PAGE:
The role of governments and administrative authorities should be reconsidered, according to Dr. Naus. In some provinces there is a requirement that parents produce immunization records when registering their children for school. She said that, while that registration does not prevent un-immunized children from attending schools, it does let school administrators identify potentially vulnerable children in the event of an outbreak.
“It also forces parents to explain why they haven’t immunized their child.”
And there are some reasons that Naus said are common.
“I suppose religious objections are the most common. But there are also cases of compromised immune systems due to other conditions … things like that.”
Having the registry in place, however, ensures that children are not left without immunization due to the “benign neglect” of parents.
“I think a registry of that kind would do a lot to help the situation in B.C.”
That’s not about to happen. According to Kim Rosenburg, a spokesperson for B.C.’s provincial government, there are no plans to make immunization a mandatory prerequisite for school registration, as it is in some other provinces like Ontario.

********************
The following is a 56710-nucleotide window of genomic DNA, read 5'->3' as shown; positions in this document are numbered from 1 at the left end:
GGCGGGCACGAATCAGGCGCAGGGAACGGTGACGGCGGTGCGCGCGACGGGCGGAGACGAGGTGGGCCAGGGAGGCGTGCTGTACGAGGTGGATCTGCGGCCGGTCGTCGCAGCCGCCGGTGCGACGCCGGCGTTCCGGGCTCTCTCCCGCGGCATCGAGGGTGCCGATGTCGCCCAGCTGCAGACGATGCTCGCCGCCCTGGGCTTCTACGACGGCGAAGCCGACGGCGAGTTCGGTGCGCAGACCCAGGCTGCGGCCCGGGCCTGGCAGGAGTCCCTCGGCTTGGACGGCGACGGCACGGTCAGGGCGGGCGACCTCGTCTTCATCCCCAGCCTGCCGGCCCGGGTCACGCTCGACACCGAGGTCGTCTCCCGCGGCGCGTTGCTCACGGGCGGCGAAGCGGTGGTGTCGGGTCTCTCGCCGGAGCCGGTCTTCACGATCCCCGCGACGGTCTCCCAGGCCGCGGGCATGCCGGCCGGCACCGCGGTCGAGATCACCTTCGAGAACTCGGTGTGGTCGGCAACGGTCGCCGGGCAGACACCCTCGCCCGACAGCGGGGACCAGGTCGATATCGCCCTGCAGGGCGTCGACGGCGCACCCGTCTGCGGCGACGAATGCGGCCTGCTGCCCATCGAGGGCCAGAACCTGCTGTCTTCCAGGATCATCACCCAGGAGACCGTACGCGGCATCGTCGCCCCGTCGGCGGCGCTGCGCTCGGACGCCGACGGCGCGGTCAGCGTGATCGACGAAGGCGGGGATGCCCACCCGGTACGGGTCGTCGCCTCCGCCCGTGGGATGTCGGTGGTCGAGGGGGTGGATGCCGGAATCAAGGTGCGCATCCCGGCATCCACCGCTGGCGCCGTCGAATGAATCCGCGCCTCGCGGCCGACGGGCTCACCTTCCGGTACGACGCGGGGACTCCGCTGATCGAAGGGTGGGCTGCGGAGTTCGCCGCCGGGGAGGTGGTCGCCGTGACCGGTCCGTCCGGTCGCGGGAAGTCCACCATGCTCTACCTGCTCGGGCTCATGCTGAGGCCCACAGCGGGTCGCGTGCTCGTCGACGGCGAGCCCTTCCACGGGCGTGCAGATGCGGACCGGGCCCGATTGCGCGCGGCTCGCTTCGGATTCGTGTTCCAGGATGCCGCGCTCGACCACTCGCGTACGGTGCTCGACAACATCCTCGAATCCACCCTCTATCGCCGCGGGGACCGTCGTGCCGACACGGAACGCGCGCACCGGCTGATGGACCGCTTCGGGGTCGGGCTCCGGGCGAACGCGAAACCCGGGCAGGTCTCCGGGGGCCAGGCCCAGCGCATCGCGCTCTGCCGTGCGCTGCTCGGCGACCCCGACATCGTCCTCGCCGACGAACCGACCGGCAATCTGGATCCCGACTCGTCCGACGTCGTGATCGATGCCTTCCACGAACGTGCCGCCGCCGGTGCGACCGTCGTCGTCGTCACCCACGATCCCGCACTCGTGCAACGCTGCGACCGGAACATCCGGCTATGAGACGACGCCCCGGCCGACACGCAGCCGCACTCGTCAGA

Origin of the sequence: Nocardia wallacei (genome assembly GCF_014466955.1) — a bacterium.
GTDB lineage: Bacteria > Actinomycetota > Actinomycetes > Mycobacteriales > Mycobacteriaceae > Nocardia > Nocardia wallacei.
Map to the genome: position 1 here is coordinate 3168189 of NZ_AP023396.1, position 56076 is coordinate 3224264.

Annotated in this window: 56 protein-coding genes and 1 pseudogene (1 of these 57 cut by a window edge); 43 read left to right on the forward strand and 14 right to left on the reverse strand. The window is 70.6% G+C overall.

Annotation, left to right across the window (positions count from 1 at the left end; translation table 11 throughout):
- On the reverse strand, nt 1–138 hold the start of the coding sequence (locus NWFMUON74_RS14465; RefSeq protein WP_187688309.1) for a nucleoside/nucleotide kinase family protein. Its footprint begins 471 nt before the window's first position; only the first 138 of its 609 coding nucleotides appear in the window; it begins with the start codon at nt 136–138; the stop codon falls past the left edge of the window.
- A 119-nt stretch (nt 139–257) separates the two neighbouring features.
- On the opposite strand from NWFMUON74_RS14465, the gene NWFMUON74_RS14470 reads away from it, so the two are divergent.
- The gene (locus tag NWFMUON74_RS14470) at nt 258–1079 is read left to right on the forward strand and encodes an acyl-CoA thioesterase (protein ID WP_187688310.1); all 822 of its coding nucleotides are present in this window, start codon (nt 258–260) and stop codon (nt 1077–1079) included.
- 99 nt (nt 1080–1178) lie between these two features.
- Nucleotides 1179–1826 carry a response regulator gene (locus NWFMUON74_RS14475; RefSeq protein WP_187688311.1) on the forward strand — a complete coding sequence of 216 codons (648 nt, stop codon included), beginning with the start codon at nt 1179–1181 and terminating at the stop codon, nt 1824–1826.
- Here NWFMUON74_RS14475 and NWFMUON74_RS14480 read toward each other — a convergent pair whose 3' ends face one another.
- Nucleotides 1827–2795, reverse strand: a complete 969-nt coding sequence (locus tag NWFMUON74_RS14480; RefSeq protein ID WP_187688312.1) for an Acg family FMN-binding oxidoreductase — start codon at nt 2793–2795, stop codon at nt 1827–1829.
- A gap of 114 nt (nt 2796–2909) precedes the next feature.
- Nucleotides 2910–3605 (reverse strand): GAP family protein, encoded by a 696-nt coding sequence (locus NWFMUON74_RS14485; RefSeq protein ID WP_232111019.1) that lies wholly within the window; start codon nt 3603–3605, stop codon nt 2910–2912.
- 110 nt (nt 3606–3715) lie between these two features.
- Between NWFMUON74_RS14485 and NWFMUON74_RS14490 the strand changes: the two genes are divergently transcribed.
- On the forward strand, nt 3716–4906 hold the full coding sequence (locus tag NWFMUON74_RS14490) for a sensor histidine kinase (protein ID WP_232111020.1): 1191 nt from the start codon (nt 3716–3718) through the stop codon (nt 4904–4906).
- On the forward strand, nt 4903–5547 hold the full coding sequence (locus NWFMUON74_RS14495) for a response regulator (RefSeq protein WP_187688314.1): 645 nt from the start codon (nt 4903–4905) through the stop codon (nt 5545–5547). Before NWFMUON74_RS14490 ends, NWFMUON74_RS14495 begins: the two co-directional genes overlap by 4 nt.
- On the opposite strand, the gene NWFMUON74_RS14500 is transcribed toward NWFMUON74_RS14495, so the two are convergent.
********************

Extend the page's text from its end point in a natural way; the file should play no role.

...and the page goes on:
In B.C., writes Rosenburg, “The School Act requires school districts to provide student data delivery of public health programs in schools, including immunization, but when and how this takes place is decided at the school district level in cooperation with regional health authorities. School boards have immunization polices. There is no legislation.”
The Saanich School Division responded to requests for information on their policy by saying that they have no plans to insist on immunization for their students.
Trust your doctor … if you have one
Perhaps the biggest problem in B.C., according to Dr. Naus, is that the best advocates for immunization are trusted health professionals like the family doctor.
“Unfortunately, in B.C., we have a shortage of family doctors and more and more people are relying on walk-in clinics and the emergency room for their health care.”
Naus said that this sort of medical care doesn’t allow for the kind of necessary trust to develop and that people will then turn to the internet to decide about issues like inoculations.
— Tim Collins/News staff